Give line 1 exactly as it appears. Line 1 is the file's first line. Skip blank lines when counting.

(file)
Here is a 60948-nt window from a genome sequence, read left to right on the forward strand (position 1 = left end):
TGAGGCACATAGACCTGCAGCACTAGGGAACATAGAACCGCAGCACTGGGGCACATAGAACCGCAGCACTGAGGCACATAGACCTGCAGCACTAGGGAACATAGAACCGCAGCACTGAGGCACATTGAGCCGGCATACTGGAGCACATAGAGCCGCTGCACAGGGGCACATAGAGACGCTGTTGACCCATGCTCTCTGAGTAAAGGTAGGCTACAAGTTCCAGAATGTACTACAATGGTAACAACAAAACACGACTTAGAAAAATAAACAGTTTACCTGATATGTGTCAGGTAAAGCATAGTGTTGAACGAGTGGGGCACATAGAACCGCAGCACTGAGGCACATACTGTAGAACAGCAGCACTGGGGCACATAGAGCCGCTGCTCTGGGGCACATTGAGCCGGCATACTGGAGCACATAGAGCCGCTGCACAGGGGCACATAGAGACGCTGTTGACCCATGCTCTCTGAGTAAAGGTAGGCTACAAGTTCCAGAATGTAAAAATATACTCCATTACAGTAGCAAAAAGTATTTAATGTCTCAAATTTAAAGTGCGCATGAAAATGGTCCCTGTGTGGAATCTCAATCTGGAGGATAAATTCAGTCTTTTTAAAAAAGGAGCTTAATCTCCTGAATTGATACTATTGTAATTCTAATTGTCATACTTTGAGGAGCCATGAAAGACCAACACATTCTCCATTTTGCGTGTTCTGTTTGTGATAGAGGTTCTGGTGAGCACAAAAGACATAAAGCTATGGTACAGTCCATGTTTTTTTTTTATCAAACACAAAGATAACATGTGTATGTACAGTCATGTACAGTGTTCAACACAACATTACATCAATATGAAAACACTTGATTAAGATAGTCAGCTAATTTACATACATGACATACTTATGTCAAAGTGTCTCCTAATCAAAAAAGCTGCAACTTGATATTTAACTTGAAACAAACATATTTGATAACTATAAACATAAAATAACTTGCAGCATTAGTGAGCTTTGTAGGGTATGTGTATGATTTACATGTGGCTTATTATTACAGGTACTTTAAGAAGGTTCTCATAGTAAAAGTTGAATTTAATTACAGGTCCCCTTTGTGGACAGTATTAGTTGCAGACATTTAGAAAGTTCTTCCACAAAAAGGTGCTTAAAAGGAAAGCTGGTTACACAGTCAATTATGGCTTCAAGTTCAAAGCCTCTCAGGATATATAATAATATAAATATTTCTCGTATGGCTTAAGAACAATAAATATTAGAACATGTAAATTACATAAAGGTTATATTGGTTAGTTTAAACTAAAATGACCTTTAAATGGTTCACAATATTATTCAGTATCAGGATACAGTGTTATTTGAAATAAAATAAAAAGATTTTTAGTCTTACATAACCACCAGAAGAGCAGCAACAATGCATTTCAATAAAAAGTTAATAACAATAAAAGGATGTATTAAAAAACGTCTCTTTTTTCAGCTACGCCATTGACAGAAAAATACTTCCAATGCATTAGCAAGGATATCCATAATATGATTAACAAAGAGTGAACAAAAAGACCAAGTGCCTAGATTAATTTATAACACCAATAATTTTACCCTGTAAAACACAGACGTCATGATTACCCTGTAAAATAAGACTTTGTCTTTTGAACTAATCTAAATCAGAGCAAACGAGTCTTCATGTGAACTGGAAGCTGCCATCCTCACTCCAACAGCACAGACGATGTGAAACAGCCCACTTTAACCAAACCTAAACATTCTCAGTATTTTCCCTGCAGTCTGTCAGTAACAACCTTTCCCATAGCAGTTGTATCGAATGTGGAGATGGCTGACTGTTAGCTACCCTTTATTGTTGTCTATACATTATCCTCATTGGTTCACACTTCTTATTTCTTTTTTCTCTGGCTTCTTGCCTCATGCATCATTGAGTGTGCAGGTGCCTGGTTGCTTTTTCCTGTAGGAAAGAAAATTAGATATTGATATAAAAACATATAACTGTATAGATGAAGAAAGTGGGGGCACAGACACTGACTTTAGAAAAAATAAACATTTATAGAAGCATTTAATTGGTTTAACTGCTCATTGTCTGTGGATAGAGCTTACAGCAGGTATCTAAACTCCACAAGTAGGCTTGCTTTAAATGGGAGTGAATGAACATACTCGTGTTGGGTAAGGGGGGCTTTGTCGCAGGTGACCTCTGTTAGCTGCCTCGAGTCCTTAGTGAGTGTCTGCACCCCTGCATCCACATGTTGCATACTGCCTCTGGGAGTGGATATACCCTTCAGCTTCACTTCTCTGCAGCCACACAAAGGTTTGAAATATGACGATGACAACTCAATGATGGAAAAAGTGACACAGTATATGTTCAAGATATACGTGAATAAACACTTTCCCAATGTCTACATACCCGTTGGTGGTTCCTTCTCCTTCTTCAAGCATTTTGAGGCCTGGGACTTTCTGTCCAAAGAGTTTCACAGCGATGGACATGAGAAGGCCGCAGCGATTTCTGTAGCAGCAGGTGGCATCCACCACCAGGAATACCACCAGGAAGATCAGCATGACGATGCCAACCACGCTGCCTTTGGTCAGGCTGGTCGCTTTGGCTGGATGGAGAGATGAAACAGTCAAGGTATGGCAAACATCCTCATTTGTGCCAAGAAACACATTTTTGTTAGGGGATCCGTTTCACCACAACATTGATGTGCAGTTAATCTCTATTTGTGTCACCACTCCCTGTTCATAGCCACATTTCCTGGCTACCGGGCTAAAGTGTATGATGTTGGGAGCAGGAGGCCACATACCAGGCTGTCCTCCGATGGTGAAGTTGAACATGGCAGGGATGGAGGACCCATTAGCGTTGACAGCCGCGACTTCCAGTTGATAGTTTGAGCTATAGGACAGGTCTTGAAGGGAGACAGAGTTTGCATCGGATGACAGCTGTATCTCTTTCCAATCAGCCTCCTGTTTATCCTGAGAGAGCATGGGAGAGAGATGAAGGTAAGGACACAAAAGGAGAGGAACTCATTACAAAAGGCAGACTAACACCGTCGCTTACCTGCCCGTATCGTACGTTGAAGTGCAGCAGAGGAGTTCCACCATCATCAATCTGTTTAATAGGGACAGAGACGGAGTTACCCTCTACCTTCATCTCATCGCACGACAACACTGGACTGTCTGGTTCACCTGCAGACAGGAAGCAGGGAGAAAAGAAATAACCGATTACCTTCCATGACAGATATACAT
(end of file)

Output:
Here is a 60948-nt window from a genome sequence, read left to right on the forward strand (position 1 = left end):